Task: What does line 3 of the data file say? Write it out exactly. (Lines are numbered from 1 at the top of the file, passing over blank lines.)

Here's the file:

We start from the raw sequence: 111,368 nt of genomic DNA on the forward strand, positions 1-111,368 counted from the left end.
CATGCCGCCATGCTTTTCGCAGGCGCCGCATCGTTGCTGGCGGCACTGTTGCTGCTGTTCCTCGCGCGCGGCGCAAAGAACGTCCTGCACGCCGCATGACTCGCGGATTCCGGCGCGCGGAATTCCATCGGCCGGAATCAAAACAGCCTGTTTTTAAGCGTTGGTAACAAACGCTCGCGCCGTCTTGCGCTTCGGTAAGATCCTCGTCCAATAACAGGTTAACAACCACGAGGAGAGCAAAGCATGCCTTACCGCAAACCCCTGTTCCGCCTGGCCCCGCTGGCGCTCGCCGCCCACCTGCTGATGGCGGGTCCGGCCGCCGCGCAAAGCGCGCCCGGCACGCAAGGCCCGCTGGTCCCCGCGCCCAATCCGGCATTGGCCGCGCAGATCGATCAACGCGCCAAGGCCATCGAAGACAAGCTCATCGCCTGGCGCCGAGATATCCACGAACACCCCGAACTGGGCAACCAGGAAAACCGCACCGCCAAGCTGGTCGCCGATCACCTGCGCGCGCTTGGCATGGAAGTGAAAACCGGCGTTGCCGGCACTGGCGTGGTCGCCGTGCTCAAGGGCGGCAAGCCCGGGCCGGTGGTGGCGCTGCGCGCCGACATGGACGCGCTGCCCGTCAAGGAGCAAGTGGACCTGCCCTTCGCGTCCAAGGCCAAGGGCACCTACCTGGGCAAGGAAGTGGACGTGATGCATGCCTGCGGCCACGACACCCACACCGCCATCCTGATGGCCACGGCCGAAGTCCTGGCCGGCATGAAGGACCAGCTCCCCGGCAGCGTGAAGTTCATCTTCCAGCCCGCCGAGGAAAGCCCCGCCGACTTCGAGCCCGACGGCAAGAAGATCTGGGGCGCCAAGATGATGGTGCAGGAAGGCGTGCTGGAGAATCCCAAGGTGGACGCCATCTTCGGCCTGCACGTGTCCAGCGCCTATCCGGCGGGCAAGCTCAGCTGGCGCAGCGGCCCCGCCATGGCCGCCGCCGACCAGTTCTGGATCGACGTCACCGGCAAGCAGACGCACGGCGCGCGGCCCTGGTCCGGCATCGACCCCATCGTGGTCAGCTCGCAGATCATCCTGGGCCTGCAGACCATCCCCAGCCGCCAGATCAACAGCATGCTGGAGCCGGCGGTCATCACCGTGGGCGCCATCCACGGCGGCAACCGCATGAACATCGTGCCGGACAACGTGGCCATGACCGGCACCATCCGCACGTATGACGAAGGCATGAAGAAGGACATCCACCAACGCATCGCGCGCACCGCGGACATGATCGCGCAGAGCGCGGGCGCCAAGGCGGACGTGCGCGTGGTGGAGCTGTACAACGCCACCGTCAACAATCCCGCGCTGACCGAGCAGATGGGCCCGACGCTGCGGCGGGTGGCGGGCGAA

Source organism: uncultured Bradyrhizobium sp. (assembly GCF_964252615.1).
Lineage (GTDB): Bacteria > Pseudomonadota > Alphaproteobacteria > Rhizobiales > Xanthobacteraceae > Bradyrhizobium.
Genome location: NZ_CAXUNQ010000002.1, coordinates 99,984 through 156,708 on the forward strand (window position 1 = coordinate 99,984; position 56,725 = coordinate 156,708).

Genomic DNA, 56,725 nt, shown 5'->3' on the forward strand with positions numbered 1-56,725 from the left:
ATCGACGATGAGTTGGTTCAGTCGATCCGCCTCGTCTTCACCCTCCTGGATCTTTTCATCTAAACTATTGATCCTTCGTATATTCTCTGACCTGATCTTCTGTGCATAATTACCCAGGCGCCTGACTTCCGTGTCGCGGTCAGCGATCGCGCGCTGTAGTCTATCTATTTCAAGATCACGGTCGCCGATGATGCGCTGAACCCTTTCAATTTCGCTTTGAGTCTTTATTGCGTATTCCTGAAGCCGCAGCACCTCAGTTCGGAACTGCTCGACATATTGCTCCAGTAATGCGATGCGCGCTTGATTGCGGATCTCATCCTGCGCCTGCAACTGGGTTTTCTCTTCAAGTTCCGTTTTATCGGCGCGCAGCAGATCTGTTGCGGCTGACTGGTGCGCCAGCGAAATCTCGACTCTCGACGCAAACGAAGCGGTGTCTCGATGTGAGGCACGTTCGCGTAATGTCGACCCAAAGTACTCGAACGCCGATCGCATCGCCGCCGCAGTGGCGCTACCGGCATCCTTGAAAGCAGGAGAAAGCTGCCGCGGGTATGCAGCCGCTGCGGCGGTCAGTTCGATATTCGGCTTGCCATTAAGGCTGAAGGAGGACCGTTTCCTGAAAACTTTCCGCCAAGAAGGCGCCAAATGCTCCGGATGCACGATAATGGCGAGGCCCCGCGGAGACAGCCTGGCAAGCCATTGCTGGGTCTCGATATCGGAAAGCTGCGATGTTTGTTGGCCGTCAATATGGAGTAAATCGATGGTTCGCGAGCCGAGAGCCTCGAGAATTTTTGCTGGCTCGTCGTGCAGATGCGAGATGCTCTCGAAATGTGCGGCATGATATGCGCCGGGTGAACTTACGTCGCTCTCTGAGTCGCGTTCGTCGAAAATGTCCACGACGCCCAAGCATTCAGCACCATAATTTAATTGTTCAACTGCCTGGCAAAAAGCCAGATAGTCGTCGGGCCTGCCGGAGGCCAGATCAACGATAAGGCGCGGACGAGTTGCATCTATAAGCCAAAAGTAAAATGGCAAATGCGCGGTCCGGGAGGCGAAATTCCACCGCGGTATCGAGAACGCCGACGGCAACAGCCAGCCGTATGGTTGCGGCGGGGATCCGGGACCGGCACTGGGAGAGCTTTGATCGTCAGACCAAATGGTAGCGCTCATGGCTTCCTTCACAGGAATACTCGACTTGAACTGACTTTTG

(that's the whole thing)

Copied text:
Source organism: uncultured Bradyrhizobium sp. (assembly GCF_964252615.1).